Currently, I am writing about cultural generalizations in comparative philosophy (a topic which came up previously here). Here are a few issues that have come up in my research so far, which I’d be thrilled to have your thoughts on:
1. On the whole, there appears to be no consensus about the proper role for generalizations about culture or cultural philosophies in comparative philosophy: some authors find them to be helpful, necessary, and/or inevitable; others think that they are barriers to cultural understanding, or even that the aim of comparative philosophy should be to challenge and dismantle them. Does this seem like a fair characterization? If so, what explains the lack of agreement?
2. In the review linked to above, Nichols and Ihara raise the issue of evidentiary standards for generalizations about China. From what I’ve read, however, those who engage in cultural generalizations tend not to discuss how their claims might be falsified, or employ mechanisms to correct for interpretive biases that might lead to inadequately founded generalizations. Some authors even argue that counterexamples to cultural generalizations are pointless, since generalizations by their very nature concede that there are counterexamples. Given such arguments, what is the best way to challenge a cultural generalization? What are the basic standards of evidence these claims should be held to?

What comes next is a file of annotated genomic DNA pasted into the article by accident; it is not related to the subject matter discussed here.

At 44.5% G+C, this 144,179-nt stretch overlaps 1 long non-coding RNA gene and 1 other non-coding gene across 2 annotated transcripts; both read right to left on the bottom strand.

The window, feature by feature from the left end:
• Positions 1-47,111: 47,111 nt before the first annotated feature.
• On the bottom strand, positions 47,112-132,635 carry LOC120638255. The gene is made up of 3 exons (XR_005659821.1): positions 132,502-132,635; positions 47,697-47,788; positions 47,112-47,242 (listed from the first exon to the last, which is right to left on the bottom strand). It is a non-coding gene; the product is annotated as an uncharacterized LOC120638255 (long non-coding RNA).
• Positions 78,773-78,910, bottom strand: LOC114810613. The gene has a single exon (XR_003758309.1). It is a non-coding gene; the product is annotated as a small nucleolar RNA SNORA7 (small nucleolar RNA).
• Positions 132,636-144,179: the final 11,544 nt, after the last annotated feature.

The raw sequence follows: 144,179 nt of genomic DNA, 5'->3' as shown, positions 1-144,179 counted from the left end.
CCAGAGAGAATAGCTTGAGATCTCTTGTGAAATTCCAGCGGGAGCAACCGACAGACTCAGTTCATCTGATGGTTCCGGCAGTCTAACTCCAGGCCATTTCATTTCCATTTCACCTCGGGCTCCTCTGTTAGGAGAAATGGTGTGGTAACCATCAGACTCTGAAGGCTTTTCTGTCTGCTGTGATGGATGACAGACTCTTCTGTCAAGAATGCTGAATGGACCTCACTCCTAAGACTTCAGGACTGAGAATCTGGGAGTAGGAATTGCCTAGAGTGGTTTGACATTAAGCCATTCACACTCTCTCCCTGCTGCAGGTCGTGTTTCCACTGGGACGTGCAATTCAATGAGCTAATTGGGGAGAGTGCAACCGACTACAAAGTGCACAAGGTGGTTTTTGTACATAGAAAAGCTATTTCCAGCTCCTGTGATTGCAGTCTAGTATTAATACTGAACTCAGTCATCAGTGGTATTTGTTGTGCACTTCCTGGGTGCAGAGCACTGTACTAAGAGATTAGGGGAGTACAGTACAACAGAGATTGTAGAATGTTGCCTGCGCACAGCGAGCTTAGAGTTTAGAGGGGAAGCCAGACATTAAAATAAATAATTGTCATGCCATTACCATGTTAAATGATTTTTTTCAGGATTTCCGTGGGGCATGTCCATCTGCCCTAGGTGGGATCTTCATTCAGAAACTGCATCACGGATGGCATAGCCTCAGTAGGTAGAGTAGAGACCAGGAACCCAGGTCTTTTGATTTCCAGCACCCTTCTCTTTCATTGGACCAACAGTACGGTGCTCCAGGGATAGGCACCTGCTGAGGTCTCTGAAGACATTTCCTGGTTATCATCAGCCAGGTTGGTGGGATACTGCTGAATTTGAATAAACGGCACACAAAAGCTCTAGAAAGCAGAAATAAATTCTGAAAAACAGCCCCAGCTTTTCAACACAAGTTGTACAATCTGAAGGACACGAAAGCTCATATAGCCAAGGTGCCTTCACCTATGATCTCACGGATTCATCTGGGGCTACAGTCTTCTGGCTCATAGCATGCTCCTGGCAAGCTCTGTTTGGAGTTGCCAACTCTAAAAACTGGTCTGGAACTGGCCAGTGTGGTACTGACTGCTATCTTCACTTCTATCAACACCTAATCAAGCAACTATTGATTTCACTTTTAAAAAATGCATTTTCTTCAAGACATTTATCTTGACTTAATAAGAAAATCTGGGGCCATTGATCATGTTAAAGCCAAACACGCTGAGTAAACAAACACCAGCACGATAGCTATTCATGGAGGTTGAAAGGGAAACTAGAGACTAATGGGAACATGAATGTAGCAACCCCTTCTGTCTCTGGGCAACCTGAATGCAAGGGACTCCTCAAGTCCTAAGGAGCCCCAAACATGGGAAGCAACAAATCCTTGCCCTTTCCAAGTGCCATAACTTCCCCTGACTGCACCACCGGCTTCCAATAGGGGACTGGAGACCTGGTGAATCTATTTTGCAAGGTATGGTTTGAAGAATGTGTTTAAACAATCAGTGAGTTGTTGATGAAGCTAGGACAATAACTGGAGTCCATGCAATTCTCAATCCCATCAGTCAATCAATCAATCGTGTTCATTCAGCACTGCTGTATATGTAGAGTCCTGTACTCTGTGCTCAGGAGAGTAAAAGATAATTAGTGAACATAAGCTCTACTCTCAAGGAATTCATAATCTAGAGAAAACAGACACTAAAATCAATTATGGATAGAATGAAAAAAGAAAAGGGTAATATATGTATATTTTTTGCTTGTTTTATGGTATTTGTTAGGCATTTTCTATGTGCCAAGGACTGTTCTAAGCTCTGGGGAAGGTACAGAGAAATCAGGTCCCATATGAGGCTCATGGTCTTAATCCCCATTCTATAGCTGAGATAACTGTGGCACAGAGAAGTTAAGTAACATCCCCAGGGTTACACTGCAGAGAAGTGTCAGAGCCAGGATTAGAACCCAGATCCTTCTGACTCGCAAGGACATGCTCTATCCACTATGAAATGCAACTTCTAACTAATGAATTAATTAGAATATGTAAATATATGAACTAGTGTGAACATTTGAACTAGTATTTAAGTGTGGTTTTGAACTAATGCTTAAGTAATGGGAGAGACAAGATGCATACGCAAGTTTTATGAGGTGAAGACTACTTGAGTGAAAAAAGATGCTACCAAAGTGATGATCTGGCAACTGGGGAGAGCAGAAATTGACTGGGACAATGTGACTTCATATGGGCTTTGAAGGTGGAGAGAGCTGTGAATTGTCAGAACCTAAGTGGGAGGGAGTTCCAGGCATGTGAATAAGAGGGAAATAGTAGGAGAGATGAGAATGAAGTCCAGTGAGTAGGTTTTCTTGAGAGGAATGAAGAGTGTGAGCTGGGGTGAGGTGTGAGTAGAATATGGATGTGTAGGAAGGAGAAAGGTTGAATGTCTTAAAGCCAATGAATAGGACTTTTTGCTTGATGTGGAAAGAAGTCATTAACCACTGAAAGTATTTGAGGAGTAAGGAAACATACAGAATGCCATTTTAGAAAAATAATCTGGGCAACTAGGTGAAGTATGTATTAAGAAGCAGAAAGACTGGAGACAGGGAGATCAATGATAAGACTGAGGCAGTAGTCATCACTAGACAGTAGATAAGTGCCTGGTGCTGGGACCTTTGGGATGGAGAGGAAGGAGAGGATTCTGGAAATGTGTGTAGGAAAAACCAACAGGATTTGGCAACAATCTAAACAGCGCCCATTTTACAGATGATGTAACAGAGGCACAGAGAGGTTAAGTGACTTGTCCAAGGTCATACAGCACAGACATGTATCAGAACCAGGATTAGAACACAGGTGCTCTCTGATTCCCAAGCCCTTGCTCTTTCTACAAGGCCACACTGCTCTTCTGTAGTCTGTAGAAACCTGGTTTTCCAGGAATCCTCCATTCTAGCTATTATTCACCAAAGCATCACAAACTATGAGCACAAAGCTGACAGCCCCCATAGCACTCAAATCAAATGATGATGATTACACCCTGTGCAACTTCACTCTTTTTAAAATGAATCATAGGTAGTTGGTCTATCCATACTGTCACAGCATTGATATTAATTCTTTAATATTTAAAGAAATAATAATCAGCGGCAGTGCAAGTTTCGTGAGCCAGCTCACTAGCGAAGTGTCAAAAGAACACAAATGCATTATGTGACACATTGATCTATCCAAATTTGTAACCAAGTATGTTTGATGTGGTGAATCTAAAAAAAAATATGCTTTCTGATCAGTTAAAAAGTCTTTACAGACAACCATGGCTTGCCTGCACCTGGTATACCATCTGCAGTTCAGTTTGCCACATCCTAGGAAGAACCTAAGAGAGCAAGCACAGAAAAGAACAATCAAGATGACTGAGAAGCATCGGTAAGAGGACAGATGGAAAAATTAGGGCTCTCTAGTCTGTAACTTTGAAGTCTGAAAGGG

3. Different kinds of generalizations are relevant to comparative philosophers. For instance, we can generalize about entire cultures (China, the West, Africa, etc.) or about those cultures’ philosophies (Chinese philosophy, etc.). We can make descriptive generalizations which attempt to help us understand another culture or cultural philosophy or normative generalizations which try to defend a certain philosophical position traditionally associated with one culture or another (say, an African communalism). Are there any other relevant distinctions you can think of?
4. Some authors claim that there is an important difference between cultural generalization and cultural essentialism, in that the former practice concedes that there are important exceptions, subtleties, complexities, and so on with respect to the culture in question. However, given how quickly generalizations come to dominate cultural discourse—they are “infectious,” as one critic puts it—is this a meaningful distinction?